Peterson Defense Comes Up Short, Legal Experts Say

Problematic Alibi, Lies and the Fetal Birth Debate

Still, legal experts say Geragos did not explain why Peterson's alibi places him near the area where the remains of Laci and their unborn child were found. Peterson has said he was fishing in San Francisco Bay on the day Laci disappeared, but investigators believe he killed her and used his boat to dump her body in the bay. The remains of Laci and her fetus washed ashore separately in April 2003, near the area where Peterson told investigators he had been fishing.

"Geragos never really explained that critical link between Scott Peterson and the murder," legal analyst Royal Oaks told ABC News Radio. "How was it that the body was found at the precise spot he went fishing a long way from home?"

In addition, some argue, Geragos may not have effectively negated the multiple lies Peterson told his mistress in taped conversations before Laci's disappearance — particularly his belief that they could be together and that this would be the first Christmas he would celebrate without his wife. Peterson had told Frey he was a widower.

The defense, some experts believe, also failed to show the fetus could have been born alive, which would have suggested someone else killed Laci Peterson. Prosecutors believe Peterson killed Laci on either Dec. 23 or 24, 2002, and used concrete anchors to sink her body in the bay. They believe the fetus was expelled from Laci's body after her death, which would explain why the bodies washed ashore separately. But the prosecution's current and tidal expert could not give a precise trajectory path for the remains.

Peterson's defense contended Laci was kidnapped Dec. 24 and that her baby could have been born alive and subsequently killed, then dumped in the bay along with his mother. This, Geragos had argued, would prove that Peterson could not have killed his wife and child because he was under too much scrutiny by the media and police after reporting Laci missing.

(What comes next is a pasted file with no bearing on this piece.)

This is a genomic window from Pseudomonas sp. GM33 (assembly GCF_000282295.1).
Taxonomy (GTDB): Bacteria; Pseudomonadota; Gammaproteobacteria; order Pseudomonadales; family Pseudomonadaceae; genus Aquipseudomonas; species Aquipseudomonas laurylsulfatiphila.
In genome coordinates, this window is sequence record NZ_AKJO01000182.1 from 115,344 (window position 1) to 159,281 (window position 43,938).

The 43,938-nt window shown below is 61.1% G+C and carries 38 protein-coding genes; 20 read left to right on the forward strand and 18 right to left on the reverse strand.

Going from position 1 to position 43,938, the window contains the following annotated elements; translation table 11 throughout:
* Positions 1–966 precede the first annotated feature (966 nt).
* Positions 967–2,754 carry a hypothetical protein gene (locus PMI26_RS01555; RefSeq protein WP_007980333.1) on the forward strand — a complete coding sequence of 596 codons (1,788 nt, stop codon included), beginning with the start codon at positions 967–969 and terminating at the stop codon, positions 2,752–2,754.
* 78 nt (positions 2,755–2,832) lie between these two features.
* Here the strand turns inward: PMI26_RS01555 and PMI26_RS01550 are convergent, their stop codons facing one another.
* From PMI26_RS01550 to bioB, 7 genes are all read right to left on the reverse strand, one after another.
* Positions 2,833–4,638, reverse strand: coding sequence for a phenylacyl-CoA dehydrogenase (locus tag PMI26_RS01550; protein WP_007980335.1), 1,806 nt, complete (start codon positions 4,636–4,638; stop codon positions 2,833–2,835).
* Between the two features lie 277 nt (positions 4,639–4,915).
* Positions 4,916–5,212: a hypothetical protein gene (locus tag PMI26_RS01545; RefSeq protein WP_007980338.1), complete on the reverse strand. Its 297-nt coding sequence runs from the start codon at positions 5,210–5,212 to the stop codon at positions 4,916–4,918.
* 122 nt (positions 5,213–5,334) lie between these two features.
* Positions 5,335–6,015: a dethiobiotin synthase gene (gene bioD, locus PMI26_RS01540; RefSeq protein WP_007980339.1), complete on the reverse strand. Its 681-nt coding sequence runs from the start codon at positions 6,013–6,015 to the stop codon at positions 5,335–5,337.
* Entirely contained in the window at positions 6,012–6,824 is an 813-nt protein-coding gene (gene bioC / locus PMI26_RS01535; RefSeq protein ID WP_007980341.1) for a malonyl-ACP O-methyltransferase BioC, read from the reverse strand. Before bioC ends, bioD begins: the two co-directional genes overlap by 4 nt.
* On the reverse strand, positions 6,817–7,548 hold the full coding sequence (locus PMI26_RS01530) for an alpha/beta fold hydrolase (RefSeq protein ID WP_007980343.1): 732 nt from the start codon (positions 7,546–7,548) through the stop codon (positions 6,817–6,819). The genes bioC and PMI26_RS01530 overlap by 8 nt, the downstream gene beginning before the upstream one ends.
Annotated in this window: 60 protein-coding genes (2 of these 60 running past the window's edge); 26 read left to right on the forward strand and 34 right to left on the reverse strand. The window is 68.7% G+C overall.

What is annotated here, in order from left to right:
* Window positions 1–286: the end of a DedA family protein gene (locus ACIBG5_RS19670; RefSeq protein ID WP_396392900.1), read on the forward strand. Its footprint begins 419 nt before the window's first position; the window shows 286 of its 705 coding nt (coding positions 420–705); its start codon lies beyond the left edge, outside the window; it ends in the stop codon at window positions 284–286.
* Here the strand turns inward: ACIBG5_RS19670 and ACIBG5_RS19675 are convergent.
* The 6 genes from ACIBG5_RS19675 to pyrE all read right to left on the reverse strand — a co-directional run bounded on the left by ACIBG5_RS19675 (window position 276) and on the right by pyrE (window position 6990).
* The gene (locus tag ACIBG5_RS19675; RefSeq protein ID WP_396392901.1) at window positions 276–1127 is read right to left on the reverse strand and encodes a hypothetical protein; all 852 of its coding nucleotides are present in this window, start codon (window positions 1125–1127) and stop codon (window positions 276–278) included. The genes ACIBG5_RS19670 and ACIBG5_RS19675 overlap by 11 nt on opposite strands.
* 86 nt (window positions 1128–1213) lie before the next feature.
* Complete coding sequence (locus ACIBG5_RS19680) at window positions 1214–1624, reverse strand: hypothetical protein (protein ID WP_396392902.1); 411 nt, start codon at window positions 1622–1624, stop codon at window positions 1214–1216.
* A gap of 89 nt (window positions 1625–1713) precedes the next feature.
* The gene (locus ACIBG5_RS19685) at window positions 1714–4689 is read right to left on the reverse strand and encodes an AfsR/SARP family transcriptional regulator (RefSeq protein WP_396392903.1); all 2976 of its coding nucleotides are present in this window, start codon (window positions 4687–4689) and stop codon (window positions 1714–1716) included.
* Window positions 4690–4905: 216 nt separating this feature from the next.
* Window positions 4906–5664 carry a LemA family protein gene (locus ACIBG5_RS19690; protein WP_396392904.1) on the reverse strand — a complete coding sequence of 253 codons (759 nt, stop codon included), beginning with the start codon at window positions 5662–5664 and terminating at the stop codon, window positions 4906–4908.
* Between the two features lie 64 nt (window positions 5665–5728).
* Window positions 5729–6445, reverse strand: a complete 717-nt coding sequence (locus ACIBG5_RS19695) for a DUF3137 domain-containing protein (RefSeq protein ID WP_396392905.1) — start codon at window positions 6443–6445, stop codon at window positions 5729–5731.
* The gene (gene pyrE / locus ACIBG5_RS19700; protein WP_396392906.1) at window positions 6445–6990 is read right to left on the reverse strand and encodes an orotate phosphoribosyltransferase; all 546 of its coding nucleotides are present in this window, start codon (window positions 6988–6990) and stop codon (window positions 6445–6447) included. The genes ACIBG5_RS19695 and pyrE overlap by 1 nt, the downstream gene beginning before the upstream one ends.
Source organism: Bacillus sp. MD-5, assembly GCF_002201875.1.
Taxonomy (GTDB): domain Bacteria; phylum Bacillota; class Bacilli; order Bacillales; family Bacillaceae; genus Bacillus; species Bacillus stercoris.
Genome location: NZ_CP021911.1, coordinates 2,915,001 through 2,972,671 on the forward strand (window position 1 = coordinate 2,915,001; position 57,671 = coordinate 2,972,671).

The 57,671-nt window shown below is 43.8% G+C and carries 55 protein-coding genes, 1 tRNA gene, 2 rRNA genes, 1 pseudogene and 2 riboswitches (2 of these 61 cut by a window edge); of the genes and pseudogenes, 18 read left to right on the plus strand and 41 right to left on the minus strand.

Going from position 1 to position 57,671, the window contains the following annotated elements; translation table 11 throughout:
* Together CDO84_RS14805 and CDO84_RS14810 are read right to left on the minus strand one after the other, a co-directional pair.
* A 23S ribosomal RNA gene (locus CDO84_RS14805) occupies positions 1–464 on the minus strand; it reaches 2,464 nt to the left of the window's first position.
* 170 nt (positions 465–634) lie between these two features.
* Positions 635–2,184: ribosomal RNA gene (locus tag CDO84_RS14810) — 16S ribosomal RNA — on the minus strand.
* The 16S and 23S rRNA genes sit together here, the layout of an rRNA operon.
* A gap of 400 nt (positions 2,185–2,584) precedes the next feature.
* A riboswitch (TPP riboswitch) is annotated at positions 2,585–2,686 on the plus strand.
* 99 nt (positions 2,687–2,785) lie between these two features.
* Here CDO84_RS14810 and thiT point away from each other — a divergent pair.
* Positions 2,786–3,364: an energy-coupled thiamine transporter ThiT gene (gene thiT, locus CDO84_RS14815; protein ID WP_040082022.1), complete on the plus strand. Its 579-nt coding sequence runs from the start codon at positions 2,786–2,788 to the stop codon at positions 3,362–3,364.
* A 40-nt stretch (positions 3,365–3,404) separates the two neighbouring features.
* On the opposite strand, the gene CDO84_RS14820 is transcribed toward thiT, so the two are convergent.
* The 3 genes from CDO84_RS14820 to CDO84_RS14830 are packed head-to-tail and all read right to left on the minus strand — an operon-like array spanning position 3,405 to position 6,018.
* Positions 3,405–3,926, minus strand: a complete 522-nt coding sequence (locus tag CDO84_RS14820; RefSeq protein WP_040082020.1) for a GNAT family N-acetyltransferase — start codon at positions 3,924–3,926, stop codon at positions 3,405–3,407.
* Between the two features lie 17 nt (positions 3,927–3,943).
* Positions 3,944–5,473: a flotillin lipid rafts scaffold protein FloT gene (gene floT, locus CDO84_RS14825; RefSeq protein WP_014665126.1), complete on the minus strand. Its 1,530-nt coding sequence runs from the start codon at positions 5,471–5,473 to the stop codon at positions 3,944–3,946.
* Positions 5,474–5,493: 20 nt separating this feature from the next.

However, a key defense witness, Dr.Charles March, fell short of proving Geragos' theory when he testified the fetus probably died on Dec. 29, 2002, at the earliest and admitted he based his conclusions, in part, on anecdotal evidence of when Laci may have discovered her pregnancy.

"He [Geragos] was supposed to show Conner Peterson was born alive. That didn't happen," said Guilfoyle Newsom. "Their expert had a complete meltdown on the stand. … I think now the prosecution is in a good place."

Just Enough Reasonable Doubt

But others argue Geragos has created doubt that Peterson killed his wife. During the prosecution's presentation, the lead defense attorney often turned the state's witnesses into his own.

"I think he delivered in terms of presenting exculpatory evidence," Chris Pixley, a Georgia defense attorney, said on "Good Morning America."

"He has been doing that for the past five months, even before he unveiled his defense case," Pixley said.

During cross-examination early in the trial, Geragos had expert Rodney Oswalt dispute the prosecution's theory that two hair fragments taken from pliers found on Peterson's boat -- the only physical evidence allegedly connecting Peterson to the slayings -- were Laci's.

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